Here’s what I think about your alumni magazine

I’ve been working in the field of print alumni magazines for a long time.

I’ve been on staff at three alumni magazines. Through Capstone, I’ve worked with more than 100 alumni magazine clients.

Every year, I receive hundreds of alumni magazines, and I review every single one. And I’ve been writing this newsletter for more than a decade, fielding thousands of reader questions and responses.

And I love it!

Along the way, I’ve developed a strong point of view about what alumni magazines can be and how they should work.

This is what I believe about alumni magazines.

1. Printed, mailed alumni magazines reach alumni more effectively than anything online

Most of your alumni probably have fond feelings about your institution.

But in their day-to-day lives, they don’t think about your school that much.

The vast majority of them don’t visit your website (let alone a specialized magazine site), or see your social media posts. They’re probably not listening to your podcasts, either.

But they do see your magazine! CASE research shows that your alumni magazine is tied with email as the most effective channel to reach your alumni.

And the research that dozens of individual clients have shared with me consistently shows that alumni are between 5 and 9 times more likely to read their school’s print magazine than even the most beautiful online publication on your website or hosted by a platform like Issuu.

Most of your audience will see the magazine you mailed to them. You determine when your readers get it, what it looks like, and what content is in it.

For most of your alumni, your print magazine will be the main — and perhaps only — way they hear about your school after they graduate.

2. Your magazine should offer a premium experience

Email is faster. Your website is more comprehensive. Your social media posts are more conversational and interactive.

But print is the best reading experience you can give your audience. It’s a beautiful object, and a carefully crafted and curated set of stories.

When alumni have your magazine, they expect that it will be the very best and most important material your institution can share.

Live up to those expectations.

3. There’s always another way to think about a story

Some of the most challenging stories you have to tell are institutional ones: the leadership transition, the campaign, the anniversary.

How do you tell those stories in ways that convey the importance of the topics to your institution and your readers?

Think beyond straight narrative formats! You can use clever concepts, smart packaging, and sharp design to draw readers in and hold their attention. (Use our storytelling toolkit!)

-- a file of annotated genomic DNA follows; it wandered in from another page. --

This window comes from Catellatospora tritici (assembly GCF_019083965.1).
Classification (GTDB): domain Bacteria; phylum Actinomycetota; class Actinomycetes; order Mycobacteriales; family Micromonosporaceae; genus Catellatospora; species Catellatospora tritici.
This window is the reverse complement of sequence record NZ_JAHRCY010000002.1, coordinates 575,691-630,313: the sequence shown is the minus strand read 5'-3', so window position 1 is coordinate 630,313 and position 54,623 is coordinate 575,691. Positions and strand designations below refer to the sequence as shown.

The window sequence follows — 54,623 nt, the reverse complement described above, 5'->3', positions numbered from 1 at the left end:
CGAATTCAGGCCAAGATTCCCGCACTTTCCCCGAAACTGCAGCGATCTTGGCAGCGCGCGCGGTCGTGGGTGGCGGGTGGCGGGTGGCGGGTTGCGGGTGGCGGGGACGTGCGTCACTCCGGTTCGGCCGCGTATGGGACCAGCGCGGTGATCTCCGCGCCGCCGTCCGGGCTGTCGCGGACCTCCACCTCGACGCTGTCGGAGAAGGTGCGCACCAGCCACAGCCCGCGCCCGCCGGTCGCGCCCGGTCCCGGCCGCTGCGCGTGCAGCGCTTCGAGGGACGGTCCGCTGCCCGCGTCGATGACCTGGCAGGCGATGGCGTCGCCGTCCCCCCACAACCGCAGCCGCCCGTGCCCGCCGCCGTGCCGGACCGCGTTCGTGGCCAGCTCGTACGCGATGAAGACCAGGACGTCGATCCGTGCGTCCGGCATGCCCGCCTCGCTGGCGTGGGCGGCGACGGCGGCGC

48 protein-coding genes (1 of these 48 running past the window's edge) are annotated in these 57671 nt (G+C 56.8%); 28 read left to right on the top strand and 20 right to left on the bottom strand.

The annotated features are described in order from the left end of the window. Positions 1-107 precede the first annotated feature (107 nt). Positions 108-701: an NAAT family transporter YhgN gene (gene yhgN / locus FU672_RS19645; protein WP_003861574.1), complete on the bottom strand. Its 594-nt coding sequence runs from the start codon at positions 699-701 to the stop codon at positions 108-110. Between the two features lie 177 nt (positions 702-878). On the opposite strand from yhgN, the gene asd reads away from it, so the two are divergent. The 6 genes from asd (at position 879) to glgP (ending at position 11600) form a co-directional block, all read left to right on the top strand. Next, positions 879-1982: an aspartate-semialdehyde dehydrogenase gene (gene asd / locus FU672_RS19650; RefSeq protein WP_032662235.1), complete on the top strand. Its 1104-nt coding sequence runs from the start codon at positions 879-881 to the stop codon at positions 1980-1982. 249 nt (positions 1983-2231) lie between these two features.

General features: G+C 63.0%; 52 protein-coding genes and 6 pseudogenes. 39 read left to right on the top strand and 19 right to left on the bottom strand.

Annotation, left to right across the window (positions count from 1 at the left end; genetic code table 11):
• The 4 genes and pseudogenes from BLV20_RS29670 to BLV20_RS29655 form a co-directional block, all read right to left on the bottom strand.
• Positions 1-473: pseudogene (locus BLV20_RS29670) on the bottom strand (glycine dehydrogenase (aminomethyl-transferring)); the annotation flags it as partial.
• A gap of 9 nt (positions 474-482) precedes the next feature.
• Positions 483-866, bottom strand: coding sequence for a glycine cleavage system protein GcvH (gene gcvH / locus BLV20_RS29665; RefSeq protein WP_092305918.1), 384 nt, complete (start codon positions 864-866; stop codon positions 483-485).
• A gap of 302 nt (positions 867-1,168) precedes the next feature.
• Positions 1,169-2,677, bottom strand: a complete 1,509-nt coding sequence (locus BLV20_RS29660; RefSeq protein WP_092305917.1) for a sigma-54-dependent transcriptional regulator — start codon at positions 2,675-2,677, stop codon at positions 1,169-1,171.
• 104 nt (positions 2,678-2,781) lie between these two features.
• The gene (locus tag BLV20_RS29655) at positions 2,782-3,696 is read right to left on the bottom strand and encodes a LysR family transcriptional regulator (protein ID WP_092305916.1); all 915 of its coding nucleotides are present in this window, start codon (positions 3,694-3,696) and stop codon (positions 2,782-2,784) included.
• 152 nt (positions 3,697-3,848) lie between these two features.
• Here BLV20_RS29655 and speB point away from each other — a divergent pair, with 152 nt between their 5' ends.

Print magazines offer so many creative ways to tell stories. Don’t constrain yourself unnecessarily.

4. You should take at least one “big swing” in every issue

A good magazine has plenty of structure: a certain set of departments, a handful of features, class notes, perhaps a few ads.

This approach makes sense!

You want some sense of predictability in a magazine. You want the reader to understand what they’re getting, not feel confused with every turn of the page.

But within that structure, you should find ways to take some big swings. What can that look like?

  • Develop an ambitious “24 hours at the university” photo essay.
  • Structure a beautiful story package on a big anniversary that you aim to make — gasp — fun.
  • Create and implement a survey to “take the temperature” of your print magazine’s health

While it’s true that not everything will work out flawlessly, a lot will end up working out better than you think!

You can take the lessons from those big swings and apply them to future projects. You’ll have those amazing pages in your portfolio — and in your institution’s printed history — forever.

5. You should learn from the best — and put your own spin on it

I’m always on the lookout for interesting ways to approach a project.

Years ago, I saw New York magazine’s “Reasons to love” issue and realized it was a perfect concept for a college.

A few years later, I had a chance to put together a “Reasons to love” package for Grinnell, and I wrote about the process.

Editors from magazines across the country found ways to adapt this larger idea, too:

They’re all AMAZING stories, and they’re all distinct to their institutions.

Get on the magazine mailing lists of other institutions and spend an hour a month flipping through their publications. I can guarantee you that you’ll come away with fresh ideas on telling your school’s stories.

You don’t have to start from scratch. Study the very best stuff out there.

Then make it your own.

6. You should sweat the details…

Your school isn’t generic.

Your print alumni magazine shouldn’t be, either. Here are two easy ways to make your publication feel distinct to your institution: